On Jan. 14, the Humane Society of the United States and Association of Veterinarians for Animal Rights announced the formation of a new veterinary advocacy organization, the Humane Society Veterinary Medical Association, as part of a "corporate combination agreement" between the two groups.
Although the boards of directors of each organization had approved the initiative, the agreement was not yet official at press time in mid-January but was expected to take effect Feb. 1.
AVMA Executive Vice President Ron DeHaven responded to the news, saying, "The more than 76,000 AVMA members belong to many diverse associations. AVMA members and leaders are veterinarians who have dedicated their lives to improving the health and welfare of animals.
"The HSUS has often expressed frustration with several AVMA animal welfare positions or areas of welfare in which the AVMA does not yet have a policy. We understand that the HSUS wants a simple solution. We wish there were a simple solution as well. These areas are extremely complex and when you opt for a quick fix in one area it can create a crisis in another."
Part of the AVMA's response to the new association is to continue to formulate sound, caring animal welfare policies that take veterinarians' responsibility to public and animal health into consideration.
Dr. DeHaven explained that the new organization's singular focus is animal welfare whereas the AVMA deals with a multitude of issues including the humane treatment of animals as well as public health and food safety. The AVMA's evaluation of animal welfare issues includes looking at the entire system of animal care, not just one or two pieces of it.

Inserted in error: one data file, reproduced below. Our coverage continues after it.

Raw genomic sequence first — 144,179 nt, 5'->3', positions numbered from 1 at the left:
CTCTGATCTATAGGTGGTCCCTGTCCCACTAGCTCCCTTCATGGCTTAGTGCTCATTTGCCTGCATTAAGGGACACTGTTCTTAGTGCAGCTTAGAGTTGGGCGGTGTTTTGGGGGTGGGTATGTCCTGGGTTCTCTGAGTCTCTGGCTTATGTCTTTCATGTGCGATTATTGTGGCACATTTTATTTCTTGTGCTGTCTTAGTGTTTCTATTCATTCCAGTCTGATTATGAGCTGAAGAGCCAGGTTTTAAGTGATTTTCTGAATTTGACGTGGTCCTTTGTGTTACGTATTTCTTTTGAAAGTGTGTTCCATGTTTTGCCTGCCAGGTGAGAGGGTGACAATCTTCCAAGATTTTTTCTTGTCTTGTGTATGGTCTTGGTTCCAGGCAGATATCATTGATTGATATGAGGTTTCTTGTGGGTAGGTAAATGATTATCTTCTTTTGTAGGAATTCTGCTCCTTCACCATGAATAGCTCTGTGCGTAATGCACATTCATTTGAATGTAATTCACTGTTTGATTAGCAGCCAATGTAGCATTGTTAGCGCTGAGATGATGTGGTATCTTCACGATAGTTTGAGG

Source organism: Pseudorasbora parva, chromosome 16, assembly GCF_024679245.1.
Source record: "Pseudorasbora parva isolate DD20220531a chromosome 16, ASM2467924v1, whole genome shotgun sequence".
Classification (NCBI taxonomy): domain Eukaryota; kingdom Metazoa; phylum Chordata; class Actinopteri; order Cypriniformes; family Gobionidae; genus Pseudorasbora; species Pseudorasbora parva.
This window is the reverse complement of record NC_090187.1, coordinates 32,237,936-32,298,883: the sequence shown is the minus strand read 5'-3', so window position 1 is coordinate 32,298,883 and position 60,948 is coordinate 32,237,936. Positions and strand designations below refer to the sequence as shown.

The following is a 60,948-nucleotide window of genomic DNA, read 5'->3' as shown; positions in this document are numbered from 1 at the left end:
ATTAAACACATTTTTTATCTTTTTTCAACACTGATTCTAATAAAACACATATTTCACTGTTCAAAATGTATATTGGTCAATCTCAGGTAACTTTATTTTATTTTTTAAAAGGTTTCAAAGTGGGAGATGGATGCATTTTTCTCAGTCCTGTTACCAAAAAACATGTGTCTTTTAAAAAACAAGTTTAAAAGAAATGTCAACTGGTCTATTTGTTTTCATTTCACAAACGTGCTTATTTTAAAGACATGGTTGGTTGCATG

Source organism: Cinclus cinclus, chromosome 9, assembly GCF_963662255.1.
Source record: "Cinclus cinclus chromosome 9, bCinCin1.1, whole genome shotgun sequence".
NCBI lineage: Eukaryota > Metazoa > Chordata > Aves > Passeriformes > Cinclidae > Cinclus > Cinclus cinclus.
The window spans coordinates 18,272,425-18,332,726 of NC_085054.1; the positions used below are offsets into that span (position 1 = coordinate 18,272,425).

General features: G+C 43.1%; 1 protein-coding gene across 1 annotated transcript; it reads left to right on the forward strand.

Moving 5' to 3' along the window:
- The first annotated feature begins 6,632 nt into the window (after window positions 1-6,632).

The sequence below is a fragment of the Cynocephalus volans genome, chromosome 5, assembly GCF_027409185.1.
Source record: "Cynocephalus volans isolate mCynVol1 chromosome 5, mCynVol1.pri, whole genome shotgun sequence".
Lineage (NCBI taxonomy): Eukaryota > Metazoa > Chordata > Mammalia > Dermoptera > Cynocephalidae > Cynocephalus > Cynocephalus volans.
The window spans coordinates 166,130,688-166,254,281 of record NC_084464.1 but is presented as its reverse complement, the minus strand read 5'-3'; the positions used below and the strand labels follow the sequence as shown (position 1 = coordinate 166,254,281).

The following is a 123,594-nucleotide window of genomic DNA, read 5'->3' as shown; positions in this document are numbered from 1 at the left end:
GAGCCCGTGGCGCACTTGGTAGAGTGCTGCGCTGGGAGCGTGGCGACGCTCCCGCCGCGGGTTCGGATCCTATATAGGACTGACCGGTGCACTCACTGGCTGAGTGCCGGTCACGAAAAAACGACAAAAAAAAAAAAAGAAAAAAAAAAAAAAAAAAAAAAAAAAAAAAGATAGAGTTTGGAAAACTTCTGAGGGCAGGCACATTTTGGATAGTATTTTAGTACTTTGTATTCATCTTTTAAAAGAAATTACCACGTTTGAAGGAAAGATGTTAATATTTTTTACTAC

"While we value our independence in decision making, we also recognize that stakeholder input and involvement are critical to the identification and implementation of effective solutions to animal welfare problems," Dr. DeHaven said. "In that regard, the AVMA regularly communicates with a broad range of stakeholders, including individuals and organizations associated with the animal protection community, the animal industries, and governmental agencies."
Members of the new association would not be precluded from membership in the AVMA, Dr. DeHaven added. In fact, a number of AVMA members are also members of the Association of Veterinarians for Animal Rights, which, while not a constituent allied veterinary organization, regularly presents resolutions before the AVMA House of Delegates.
More about the AVMA's response can be read at the AVMA Web site (www.avma.org), where a Frequently Asked Questions document has been posted.